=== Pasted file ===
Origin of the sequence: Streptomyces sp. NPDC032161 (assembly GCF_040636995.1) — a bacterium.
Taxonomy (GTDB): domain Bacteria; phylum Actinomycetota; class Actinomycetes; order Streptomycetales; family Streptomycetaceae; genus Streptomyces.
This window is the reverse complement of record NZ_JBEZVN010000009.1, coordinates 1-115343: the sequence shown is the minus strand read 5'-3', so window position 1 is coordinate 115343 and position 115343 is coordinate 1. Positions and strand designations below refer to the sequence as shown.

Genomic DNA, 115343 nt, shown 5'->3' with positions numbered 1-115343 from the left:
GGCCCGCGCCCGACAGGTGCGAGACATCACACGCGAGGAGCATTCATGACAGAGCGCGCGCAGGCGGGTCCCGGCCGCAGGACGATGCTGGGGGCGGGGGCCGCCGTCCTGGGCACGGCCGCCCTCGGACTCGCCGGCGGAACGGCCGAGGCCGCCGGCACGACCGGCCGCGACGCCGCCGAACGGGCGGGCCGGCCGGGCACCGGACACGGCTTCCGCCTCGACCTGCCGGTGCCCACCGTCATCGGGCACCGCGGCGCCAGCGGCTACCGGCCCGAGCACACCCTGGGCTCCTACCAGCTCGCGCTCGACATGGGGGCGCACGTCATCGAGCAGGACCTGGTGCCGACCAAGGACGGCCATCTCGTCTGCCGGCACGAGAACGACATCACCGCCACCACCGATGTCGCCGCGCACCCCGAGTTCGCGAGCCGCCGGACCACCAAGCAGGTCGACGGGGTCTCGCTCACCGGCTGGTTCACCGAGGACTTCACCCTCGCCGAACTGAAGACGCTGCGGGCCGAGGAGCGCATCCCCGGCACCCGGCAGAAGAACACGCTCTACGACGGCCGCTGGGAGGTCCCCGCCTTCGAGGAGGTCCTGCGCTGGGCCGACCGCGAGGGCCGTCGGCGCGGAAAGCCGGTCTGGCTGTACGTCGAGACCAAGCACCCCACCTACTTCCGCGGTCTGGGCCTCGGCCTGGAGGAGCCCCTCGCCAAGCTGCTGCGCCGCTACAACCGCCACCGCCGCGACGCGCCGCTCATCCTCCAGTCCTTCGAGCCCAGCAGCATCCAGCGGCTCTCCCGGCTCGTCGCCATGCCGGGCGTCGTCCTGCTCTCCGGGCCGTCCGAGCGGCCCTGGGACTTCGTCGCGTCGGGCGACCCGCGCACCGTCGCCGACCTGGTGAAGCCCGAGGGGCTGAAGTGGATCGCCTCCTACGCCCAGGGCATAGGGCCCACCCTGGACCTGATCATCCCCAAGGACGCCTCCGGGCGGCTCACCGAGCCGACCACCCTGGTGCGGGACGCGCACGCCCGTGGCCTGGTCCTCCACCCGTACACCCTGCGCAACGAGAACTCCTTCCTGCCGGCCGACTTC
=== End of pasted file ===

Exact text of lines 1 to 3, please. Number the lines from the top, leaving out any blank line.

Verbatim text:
Origin of the sequence: Streptomyces sp. NPDC032161 (assembly GCF_040636995.1) — a bacterium.
Taxonomy (GTDB): domain Bacteria; phylum Actinomycetota; class Actinomycetes; order Streptomycetales; family Streptomycetaceae; genus Streptomyces.
This window is the reverse complement of record NZ_JBEZVN010000009.1, coordinates 1-115343: the sequence shown is the minus strand read 5'-3', so window position 1 is coordinate 115343 and position 115343 is coordinate 1. Positions and strand designations below refer to the sequence as shown.